The Color Line, Resistance & Reparations (S)

GRS PH 634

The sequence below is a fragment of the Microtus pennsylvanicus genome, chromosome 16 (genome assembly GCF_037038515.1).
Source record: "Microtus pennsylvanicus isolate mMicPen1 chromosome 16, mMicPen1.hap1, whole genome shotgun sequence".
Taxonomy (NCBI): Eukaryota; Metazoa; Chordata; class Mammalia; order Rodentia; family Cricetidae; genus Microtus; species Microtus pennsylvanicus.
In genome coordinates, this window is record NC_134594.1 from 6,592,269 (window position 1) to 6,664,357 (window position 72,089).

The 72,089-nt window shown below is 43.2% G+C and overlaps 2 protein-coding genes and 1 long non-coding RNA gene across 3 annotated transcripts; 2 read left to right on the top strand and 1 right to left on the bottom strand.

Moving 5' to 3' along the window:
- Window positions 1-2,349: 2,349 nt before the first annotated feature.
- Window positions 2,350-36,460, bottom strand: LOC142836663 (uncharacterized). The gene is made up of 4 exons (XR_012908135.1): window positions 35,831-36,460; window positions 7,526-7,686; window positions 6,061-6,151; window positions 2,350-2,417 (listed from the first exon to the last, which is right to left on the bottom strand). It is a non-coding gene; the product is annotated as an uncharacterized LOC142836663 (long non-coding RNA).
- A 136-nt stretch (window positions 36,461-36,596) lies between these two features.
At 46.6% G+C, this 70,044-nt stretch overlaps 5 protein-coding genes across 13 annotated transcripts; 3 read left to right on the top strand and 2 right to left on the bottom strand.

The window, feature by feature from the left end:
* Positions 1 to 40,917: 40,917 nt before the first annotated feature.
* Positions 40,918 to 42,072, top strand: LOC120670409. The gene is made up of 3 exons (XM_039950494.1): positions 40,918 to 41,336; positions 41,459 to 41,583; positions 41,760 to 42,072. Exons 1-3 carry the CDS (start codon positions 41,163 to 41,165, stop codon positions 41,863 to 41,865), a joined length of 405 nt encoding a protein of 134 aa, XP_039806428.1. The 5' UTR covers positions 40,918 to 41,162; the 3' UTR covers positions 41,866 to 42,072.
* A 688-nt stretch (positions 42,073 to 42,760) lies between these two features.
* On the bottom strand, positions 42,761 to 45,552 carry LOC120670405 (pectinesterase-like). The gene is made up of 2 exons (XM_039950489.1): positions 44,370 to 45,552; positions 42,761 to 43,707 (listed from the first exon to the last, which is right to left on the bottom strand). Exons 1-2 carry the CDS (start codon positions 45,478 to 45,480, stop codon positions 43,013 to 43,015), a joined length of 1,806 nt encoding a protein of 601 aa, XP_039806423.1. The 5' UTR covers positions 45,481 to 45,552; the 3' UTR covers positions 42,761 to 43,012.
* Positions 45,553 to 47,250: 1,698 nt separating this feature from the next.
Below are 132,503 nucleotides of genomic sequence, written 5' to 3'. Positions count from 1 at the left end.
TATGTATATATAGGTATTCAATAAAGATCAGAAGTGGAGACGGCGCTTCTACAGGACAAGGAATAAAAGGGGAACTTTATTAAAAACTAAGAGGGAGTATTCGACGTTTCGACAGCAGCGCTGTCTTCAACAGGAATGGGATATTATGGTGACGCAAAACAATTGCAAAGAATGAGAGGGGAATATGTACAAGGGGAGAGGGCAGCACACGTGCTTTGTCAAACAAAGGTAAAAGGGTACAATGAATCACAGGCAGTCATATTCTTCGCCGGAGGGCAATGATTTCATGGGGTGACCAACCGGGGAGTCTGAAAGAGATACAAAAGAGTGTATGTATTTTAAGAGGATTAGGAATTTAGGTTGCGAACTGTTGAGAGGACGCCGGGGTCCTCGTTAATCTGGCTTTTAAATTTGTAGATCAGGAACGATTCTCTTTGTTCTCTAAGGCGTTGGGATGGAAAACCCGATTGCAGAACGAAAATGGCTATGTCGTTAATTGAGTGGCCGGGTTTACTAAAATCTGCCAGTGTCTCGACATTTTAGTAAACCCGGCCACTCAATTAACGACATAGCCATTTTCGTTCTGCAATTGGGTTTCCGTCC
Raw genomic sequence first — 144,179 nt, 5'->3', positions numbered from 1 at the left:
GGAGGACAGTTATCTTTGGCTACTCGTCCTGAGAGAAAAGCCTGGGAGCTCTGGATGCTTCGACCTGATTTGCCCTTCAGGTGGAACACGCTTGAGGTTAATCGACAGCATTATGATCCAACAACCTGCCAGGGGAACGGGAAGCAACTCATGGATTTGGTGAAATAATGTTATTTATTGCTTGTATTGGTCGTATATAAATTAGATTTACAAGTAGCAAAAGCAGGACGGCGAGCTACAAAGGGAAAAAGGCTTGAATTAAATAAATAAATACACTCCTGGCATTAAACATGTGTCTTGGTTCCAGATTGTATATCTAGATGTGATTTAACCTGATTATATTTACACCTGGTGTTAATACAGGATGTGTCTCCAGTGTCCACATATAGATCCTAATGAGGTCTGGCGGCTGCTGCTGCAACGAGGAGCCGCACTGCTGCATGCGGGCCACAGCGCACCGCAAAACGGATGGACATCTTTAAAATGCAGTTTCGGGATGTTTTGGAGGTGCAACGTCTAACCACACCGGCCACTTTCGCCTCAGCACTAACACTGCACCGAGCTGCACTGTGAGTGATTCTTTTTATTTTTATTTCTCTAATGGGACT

This seminar examines the oppressive role of race and ethnicity in American society from the early colonial period to the present, resistance to that oppression, and the moral case for both resistance and reparations. Each seminar session will begin with a presentation by a seminar member, a schedule for which will be developed after the first seminar meeting. Readings will be mainly historical but will also include relevant cases and legislation; all readings will be available online or on the seminar's Blackboard website. Grades will be based primarily on the term paper, on an approved topic, which is written after comments have been received on a polished draft; class participation will also be considered, as well as the weekly log that seminar members are required to maintain, noting issues raised by the readings. OBJECTIVES: Students will be expected to become familiar with the history of racial and ethnic stratification in the United States as well as resistance to it, enabled to pursue that history on their own, and capable of appraising relevant scholarship and public policies. The CR/NC/H grading option is available. LAW ENROLLMENT LIMIT: 15 students. NOTE: This class does not satisfy the upper-class writing requirement. ** A student who fails to attend the initial meeting of a seminar (designated by an (S) in the title), or to obtain permission to be absent from either the instructor or the Registrar, may be administratively dropped from the seminar. Students who are on a wait list for a seminar are required to attend the first seminar meeting to be considered for enrollment.

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